The head of Faith2Action and the author of "The Criminalization of Christianity" has written a column that exemplifies the opposition to the humanist positions quite well.  It begins:
The "separation of church and state." I could be reading from the constitution of the former Soviet Union, a decision by Ruth Bader Ginsburg or a fundraising letter from the ACLU. But instead, I'm repeating a philosophy of "Christian" groups like Discernment Ministries and their website, "Herescope."

and continues to the thesis of the unacceptability of non-crusading Christianity:
In the 1950s, when Darwinism was allowed into the school system, these "Christians" sang their hymns and did nothing. When the Supreme Court ripped out the right to pray in schools in 1962, they sang their hymns and did nothing. In 1973, when the Supreme Court ordered the recognition of "freedom" to kill innocent children, they sang their hymns and did nothing. Apparently "Onward Christian Soldiers" wasn't on the song list.
After citing several examples of Christians deferring to secularism (the title of this post is not an exaggeration, there is the usual reference to the Nazis), the piece concludes:
To those who still believe that we should stay out of the cultural war, I have a question: How is that working out for you?
We now have two generations who are lost in the lies of humanism, evolution and homosexuality, facilitated into fornication and abortion, trapped in pornography and devastated by divorce. Congratulations.

Humanists need to read this entire article because it shows what we are facing:  hang-ups and prejudices masquerading as righteousness, a sense of victimization when things only go 95% your way, and a complete reliance on revealed truth (it's up to reality to change to meet that truth, not the other way around).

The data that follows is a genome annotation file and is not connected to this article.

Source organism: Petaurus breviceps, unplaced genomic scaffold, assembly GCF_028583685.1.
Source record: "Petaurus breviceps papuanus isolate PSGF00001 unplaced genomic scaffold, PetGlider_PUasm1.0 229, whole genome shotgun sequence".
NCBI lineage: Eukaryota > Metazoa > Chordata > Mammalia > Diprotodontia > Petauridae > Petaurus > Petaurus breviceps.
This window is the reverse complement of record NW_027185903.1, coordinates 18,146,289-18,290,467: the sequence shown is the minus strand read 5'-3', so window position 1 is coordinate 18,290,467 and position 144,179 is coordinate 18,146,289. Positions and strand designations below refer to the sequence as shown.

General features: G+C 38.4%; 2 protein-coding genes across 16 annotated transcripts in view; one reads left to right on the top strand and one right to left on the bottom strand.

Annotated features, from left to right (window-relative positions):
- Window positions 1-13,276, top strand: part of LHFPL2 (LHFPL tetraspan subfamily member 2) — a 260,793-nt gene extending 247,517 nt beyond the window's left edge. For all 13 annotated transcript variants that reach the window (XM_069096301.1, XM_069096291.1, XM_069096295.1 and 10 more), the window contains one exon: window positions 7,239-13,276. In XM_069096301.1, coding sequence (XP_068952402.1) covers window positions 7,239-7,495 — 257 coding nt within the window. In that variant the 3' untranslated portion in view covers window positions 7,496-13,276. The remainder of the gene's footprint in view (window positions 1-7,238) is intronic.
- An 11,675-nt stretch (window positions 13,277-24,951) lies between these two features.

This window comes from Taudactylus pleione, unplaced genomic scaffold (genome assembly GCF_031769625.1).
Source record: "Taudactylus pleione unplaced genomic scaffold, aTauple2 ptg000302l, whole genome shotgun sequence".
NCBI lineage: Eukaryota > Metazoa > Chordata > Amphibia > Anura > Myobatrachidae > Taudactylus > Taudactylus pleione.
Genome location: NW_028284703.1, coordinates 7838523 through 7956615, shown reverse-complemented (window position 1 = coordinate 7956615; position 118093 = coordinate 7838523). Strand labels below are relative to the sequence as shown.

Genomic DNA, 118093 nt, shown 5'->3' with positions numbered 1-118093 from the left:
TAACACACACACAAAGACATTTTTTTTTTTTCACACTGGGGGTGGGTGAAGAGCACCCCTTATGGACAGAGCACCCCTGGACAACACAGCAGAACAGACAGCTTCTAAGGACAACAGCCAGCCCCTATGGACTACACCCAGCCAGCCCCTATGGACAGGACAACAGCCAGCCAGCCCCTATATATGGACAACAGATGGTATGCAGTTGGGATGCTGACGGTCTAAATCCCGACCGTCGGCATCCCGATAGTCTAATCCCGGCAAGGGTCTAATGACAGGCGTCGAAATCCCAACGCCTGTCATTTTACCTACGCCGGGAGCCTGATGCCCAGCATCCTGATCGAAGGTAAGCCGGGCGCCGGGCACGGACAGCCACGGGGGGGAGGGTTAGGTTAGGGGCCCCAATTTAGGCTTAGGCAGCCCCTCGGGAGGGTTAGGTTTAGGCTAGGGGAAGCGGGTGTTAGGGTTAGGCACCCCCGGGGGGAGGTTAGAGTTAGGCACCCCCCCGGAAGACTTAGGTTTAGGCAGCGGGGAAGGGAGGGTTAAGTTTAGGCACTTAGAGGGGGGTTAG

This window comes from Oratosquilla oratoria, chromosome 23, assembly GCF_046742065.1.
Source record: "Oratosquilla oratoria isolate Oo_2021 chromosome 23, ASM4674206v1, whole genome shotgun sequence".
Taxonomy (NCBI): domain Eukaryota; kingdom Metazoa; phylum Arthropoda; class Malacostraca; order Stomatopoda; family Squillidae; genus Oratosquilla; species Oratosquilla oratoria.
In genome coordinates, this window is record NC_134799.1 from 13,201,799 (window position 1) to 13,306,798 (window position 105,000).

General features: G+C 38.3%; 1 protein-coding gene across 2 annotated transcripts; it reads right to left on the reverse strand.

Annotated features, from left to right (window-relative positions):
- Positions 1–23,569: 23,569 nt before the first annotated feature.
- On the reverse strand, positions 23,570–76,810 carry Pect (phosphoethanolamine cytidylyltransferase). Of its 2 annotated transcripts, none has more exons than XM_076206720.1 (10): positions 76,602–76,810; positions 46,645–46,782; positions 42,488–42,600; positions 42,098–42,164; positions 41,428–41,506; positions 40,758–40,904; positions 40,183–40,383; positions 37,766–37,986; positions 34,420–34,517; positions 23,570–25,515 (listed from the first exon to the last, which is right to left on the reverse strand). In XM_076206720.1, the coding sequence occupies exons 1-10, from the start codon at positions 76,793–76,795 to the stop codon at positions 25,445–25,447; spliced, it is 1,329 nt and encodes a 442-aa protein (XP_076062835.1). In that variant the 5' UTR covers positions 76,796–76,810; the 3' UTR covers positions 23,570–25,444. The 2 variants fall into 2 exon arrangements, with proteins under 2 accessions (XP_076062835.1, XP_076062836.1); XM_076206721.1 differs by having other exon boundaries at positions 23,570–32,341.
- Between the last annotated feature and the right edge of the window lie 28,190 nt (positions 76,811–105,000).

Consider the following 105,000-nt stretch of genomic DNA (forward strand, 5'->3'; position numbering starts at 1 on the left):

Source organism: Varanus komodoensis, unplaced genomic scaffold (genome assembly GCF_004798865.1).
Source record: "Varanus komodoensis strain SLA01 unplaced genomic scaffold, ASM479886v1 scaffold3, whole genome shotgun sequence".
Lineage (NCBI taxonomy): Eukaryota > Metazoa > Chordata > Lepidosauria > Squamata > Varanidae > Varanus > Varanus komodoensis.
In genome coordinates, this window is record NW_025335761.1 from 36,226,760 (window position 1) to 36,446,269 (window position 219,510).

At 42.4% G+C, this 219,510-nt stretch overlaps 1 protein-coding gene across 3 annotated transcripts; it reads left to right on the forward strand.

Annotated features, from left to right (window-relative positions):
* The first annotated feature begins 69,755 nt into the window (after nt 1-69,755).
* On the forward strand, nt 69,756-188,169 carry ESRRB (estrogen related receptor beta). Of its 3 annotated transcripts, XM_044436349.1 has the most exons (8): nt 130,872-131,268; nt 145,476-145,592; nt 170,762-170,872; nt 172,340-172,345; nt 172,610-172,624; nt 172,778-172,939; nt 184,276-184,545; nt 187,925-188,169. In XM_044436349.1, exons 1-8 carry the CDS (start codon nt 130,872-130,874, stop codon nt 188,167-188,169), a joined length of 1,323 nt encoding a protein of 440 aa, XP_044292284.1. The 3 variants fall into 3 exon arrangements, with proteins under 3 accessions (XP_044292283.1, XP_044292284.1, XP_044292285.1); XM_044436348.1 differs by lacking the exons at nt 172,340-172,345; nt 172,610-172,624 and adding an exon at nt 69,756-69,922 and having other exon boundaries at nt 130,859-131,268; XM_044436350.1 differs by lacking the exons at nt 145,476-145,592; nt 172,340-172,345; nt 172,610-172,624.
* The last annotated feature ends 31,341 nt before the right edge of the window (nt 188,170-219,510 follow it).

Sunday, June 6, 2010

Today's light reading: religion and health

"Advances in the Conceptualization and Measurement of Religion and Spirituality: Implications for Physical and Mental Health" American Psychologist, Vol 58(1), Jan 2003, 64-74:
From the abstract: Empirical studies have identified significant links between religion and spirituality and health. The reasons for these associations, however, are unclear. Typically, religion and spirituality have been measured by global indices (e.g., frequency of church attendance, self-rated religiousness and spirituality) that do not specify how or why religion and spirituality affect health.
Some surveys have shown a link between religion and good health.  Not if you find yourself on the wrong side of a religion, of course, but for many people who lead otherwise safe lives, the religion can, in some cases, lead to better health.  Some large percentage of disease incidence correlates with lifestyle (diet, stress, etc.), and religion can regulate that lifestyle.